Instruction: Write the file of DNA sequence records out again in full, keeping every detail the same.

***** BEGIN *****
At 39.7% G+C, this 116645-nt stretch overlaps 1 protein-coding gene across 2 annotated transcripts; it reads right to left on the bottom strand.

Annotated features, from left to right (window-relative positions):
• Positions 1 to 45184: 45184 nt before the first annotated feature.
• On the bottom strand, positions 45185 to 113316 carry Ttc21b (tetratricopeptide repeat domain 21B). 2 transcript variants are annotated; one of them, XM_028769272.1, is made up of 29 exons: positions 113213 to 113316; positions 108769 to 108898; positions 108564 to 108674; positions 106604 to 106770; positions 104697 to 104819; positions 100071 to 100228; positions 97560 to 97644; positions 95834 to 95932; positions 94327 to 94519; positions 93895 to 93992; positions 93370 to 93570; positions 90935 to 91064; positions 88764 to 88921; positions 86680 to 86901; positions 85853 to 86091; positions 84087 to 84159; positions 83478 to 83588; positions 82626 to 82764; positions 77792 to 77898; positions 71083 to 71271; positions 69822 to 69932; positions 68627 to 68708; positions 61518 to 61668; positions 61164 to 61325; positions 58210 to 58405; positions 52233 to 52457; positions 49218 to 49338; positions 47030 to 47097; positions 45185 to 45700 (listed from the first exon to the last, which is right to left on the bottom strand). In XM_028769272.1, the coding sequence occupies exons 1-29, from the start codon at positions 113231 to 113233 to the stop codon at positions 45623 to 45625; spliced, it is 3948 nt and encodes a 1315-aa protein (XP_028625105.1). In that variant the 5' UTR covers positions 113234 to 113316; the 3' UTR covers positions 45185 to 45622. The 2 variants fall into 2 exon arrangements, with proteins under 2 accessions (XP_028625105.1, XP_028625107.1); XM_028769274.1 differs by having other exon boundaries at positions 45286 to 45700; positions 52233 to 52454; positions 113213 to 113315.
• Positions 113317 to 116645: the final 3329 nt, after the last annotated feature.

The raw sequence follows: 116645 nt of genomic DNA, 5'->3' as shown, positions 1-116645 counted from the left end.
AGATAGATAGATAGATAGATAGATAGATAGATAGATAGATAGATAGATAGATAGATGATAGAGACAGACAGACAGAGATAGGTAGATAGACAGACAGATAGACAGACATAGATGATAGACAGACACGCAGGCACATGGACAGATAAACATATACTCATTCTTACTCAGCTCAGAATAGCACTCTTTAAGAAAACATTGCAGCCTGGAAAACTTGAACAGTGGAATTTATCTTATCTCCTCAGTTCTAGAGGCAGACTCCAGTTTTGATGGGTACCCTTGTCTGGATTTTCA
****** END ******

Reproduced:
At 39.7% G+C, this 116645-nt stretch overlaps 1 protein-coding gene across 2 annotated transcripts; it reads right to left on the bottom strand.

Annotated features, from left to right (window-relative positions):
• Positions 1 to 45184: 45184 nt before the first annotated feature.
• On the bottom strand, positions 45185 to 113316 carry Ttc21b (tetratricopeptide repeat domain 21B). 2 transcript variants are annotated; one of them, XM_028769272.1, is made up of 29 exons: positions 113213 to 113316; positions 108769 to 108898; positions 108564 to 108674; positions 106604 to 106770; positions 104697 to 104819; positions 100071 to 100228; positions 97560 to 97644; positions 95834 to 95932; positions 94327 to 94519; positions 93895 to 93992; positions 93370 to 93570; positions 90935 to 91064; positions 88764 to 88921; positions 86680 to 86901; positions 85853 to 86091; positions 84087 to 84159; positions 83478 to 83588; positions 82626 to 82764; positions 77792 to 77898; positions 71083 to 71271; positions 69822 to 69932; positions 68627 to 68708; positions 61518 to 61668; positions 61164 to 61325; positions 58210 to 58405; positions 52233 to 52457; positions 49218 to 49338; positions 47030 to 47097; positions 45185 to 45700 (listed from the first exon to the last, which is right to left on the bottom strand). In XM_028769272.1, the coding sequence occupies exons 1-29, from the start codon at positions 113231 to 113233 to the stop codon at positions 45623 to 45625; spliced, it is 3948 nt and encodes a 1315-aa protein (XP_028625105.1). In that variant the 5' UTR covers positions 113234 to 113316; the 3' UTR covers positions 45185 to 45622. The 2 variants fall into 2 exon arrangements, with proteins under 2 accessions (XP_028625105.1, XP_028625107.1); XM_028769274.1 differs by having other exon boundaries at positions 45286 to 45700; positions 52233 to 52454; positions 113213 to 113315.
• Positions 113317 to 116645: the final 3329 nt, after the last annotated feature.

The raw sequence follows: 116645 nt of genomic DNA, 5'->3' as shown, positions 1-116645 counted from the left end.
AGATAGATAGATAGATAGATAGATAGATAGATAGATAGATAGATAGATAGATAGATGATAGAGACAGACAGACAGAGATAGGTAGATAGACAGACAGATAGACAGACATAGATGATAGACAGACACGCAGGCACATGGACAGATAAACATATACTCATTCTTACTCAGCTCAGAATAGCACTCTTTAAGAAAACATTGCAGCCTGGAAAACTTGAACAGTGGAATTTATCTTATCTCCTCAGTTCTAGAGGCAGACTCCAGTTTTGATGGGTACCCTTGTCTGGATTTTCA